This series of eleven church anthems is a sterling example of doing more with less. Though their format is multiple movements for soloists and chorus and inviting of grand treatment, Handel had available only a couple of oboes and a small string band and choir (with no violas or altos for nos. 1-6). Yet each one of these anthems is a gem. Handel's music captures well the changing moods of the Psalm texts–from somber penitence to serene bliss to infectious joy to the raging of storms and seas. Though Bowman's arias lie uncomfortably low for him, he and George do fine work; Lynne Dawson, Patrizia Kwella, and Ian Partridge are delightful. Harry Christophers leads his choir and orchestra in subtly inflected and beautifully paced performances.
Handel’s opera Serse is characterised by its ironic libretto, humorous situations, and high number of short arias.
The main character is the unpredictably obsessive and volatile King Xerxes, a historical character who ruled the Achemenid Empire from 486 BC to 465 BC. The plot concerning the rivalry between Xerxes and his brother, Arsamene, for Romilda, however, is entirely fictional, as is the King’s betrayal of his fiancé, Amastre.
Handel’s beautiful, intimate settings of liturgical texts written for the First Duke of Chandos are among his less well-known choral works—and are proved by this second volume from Trinity also to be among his loveliest. They are a perfect example of the composer’s English style heard in Acis & Galatea and oratorios such as Judas Maccabaeus.
Solo recitals of arias from Handel operas and oratorios are common, so it's a pleasure to hear an album devoted to his duets, particularly when they're performed as well as they are here by soprano Rosemary Joshua and mezzo-soprano Sarah Connolly. Both have had diverse careers, but are known especially for their Baroque roles. Their voices are especially well-matched in weight, and their blend is beautifully warm, but they are each distinctive enough that they retain a strong vocal identity even when singing in close harmony.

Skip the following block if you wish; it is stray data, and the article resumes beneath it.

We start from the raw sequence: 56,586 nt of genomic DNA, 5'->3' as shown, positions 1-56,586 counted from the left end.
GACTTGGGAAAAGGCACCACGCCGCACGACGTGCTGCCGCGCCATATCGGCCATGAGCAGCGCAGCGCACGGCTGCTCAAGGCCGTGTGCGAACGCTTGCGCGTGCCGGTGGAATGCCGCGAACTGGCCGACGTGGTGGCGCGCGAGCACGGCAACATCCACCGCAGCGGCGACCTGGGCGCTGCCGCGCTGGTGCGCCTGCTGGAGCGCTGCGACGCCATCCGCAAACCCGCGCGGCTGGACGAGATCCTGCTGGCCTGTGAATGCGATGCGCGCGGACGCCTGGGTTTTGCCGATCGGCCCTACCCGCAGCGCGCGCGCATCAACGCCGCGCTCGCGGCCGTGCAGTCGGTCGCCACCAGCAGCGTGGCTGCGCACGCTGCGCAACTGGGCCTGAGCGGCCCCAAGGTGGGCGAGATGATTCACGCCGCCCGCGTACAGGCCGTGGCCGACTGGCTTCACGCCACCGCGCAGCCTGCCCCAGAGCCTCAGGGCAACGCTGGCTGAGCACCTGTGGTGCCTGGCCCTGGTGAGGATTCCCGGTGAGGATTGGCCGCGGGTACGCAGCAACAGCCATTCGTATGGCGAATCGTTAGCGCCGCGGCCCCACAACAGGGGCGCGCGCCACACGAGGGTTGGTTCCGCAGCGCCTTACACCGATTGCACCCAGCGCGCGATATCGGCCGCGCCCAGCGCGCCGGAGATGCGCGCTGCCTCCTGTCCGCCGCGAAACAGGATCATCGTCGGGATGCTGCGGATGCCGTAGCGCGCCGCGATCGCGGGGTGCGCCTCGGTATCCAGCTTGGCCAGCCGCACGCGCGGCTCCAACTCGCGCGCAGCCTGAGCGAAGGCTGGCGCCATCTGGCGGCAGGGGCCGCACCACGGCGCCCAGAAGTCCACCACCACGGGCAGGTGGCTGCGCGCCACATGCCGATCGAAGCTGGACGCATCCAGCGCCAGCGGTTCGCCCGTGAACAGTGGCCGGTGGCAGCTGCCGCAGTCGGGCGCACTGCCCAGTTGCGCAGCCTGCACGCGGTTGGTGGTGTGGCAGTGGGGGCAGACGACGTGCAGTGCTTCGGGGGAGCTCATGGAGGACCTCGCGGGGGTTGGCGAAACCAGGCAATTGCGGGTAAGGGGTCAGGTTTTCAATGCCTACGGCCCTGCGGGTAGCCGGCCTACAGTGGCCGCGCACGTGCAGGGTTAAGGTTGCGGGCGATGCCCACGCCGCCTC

Review by Stephen Eddins
The late seventeenth century was a period of great change in English music. This was a time when the influences of Italian music were ever-increasing, brought to England by Italian composers such as Draghi, Haym, and Matteis, and by their German contemporaries Pepusch and Handel. In this new release we explore how the English composers Purcell, Weldon, and Croft responded to Italian music and incorporated the style into their own works. The piece by Purcell, Tell me, some pitying angel (or ‘The Blessed Virgin’s Expostulation’), written in the style of an Italian cantata, perfectly illustrates his mastery of the Italian style.
This recording of Alceste is performed by the Early Opera Company and Christian Curnyn, whose other Handel recordings for Chandos have all received glowing accolades: Semele, for instance, was an Editor’s Choice in Gramophone and one of the Records of 2007 in The Sunday Times. The recording of Flavio was nominated for a Gramophone Award in 2011, in the Baroque Vocal category.
Flavio was one of the operas Handel wrote for the Royal Academy of Music’s company at the King’s Theatre on the Haymarket. It has a character all of its own, very different from that of “Giulio Cesare” which followed it in 1724. Although the plot similarly concerns power and sex, these subjects are treated in a wholly different manner. Some commentators have seen it as almost a comedy. Certainly there are moments that might bring a smile to the face of the audience. These include two successive revenge arias for outraged fathers at the start of the second Act. Also one of the main plot devices relates to who is to have the difficult job of Governor of Britain. There is little else that might be seen as comic to anyone other than many modern opera producers…John Sheppard